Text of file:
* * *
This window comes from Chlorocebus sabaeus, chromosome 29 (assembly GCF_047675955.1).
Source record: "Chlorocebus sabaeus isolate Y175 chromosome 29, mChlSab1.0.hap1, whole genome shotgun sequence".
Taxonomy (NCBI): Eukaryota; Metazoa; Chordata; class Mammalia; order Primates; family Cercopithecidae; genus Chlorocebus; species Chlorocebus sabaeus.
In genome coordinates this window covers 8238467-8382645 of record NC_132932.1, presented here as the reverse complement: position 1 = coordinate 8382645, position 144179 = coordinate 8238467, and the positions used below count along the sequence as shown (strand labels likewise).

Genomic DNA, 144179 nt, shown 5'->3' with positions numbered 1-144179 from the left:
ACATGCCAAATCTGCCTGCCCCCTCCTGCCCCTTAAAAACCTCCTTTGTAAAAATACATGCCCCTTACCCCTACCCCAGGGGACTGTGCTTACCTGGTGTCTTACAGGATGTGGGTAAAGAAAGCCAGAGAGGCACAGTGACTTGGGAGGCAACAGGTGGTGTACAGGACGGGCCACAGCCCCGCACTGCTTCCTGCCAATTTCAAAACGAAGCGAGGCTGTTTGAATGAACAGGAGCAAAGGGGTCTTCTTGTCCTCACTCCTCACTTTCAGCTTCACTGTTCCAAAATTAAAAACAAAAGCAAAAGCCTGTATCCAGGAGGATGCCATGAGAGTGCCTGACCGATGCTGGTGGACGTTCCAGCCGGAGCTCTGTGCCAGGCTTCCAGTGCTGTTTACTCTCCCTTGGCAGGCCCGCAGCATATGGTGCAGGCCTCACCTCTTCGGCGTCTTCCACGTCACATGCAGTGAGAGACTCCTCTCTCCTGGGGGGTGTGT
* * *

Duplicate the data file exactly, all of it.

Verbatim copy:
This window comes from Chlorocebus sabaeus, chromosome 29 (assembly GCF_047675955.1).
Source record: "Chlorocebus sabaeus isolate Y175 chromosome 29, mChlSab1.0.hap1, whole genome shotgun sequence".
Taxonomy (NCBI): Eukaryota; Metazoa; Chordata; class Mammalia; order Primates; family Cercopithecidae; genus Chlorocebus; species Chlorocebus sabaeus.
In genome coordinates this window covers 8238467-8382645 of record NC_132932.1, presented here as the reverse complement: position 1 = coordinate 8382645, position 144179 = coordinate 8238467, and the positions used below count along the sequence as shown (strand labels likewise).

Genomic DNA, 144179 nt, shown 5'->3' with positions numbered 1-144179 from the left:
ACATGCCAAATCTGCCTGCCCCCTCCTGCCCCTTAAAAACCTCCTTTGTAAAAATACATGCCCCTTACCCCTACCCCAGGGGACTGTGCTTACCTGGTGTCTTACAGGATGTGGGTAAAGAAAGCCAGAGAGGCACAGTGACTTGGGAGGCAACAGGTGGTGTACAGGACGGGCCACAGCCCCGCACTGCTTCCTGCCAATTTCAAAACGAAGCGAGGCTGTTTGAATGAACAGGAGCAAAGGGGTCTTCTTGTCCTCACTCCTCACTTTCAGCTTCACTGTTCCAAAATTAAAAACAAAAGCAAAAGCCTGTATCCAGGAGGATGCCATGAGAGTGCCTGACCGATGCTGGTGGACGTTCCAGCCGGAGCTCTGTGCCAGGCTTCCAGTGCTGTTTACTCTCCCTTGGCAGGCCCGCAGCATATGGTGCAGGCCTCACCTCTTCGGCGTCTTCCACGTCACATGCAGTGAGAGACTCCTCTCTCCTGGGGGGTGTGT